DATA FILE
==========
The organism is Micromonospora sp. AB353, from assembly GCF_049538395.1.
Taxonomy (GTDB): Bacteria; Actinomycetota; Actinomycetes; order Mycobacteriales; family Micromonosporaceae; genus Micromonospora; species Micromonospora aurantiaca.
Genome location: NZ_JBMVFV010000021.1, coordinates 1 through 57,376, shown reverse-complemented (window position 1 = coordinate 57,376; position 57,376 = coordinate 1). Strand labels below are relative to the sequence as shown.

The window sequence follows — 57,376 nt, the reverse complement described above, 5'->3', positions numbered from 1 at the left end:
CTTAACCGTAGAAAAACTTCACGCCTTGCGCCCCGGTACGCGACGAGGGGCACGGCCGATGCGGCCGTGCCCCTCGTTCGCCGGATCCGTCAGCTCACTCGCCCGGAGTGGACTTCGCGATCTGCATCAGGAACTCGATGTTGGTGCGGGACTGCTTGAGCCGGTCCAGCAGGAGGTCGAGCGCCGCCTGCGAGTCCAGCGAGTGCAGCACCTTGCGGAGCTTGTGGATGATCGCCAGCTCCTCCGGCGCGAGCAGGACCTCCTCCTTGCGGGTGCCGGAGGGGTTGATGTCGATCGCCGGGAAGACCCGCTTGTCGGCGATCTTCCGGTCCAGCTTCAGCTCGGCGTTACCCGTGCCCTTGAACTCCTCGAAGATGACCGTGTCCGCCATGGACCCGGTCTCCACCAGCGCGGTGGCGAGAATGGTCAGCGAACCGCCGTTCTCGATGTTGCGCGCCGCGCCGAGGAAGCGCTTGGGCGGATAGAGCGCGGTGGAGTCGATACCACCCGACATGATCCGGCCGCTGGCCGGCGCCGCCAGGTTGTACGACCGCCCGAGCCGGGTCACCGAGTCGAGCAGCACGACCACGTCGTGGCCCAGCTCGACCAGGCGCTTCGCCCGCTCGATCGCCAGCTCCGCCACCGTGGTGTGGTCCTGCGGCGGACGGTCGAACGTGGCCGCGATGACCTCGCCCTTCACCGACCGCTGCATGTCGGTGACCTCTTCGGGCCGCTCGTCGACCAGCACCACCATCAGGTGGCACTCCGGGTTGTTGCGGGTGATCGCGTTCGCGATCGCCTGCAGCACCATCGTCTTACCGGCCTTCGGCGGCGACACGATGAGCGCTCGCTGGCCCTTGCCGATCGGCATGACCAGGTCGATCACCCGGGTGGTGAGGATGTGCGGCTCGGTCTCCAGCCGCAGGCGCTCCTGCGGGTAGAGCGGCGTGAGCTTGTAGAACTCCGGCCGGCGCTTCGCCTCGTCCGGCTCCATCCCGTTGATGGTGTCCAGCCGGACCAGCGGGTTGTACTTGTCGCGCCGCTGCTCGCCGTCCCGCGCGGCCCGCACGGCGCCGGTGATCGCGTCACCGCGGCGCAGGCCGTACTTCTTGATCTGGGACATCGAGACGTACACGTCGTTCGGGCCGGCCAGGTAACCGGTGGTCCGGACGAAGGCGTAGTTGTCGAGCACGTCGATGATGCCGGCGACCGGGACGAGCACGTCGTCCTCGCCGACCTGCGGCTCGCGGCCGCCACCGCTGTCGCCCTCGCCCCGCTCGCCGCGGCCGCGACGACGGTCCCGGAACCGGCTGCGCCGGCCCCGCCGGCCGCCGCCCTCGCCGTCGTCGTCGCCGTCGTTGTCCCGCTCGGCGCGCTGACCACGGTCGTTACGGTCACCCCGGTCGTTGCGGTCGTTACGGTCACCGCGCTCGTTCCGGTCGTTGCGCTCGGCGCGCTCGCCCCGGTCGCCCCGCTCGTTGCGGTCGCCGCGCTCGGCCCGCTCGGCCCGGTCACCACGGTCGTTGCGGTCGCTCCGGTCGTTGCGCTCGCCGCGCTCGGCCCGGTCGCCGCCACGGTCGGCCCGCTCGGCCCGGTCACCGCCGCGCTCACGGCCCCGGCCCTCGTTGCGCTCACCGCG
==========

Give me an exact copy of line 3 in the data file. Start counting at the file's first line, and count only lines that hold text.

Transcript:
Genome location: NZ_JBMVFV010000021.1, coordinates 1 through 57,376, shown reverse-complemented (window position 1 = coordinate 57,376; position 57,376 = coordinate 1). Strand labels below are relative to the sequence as shown.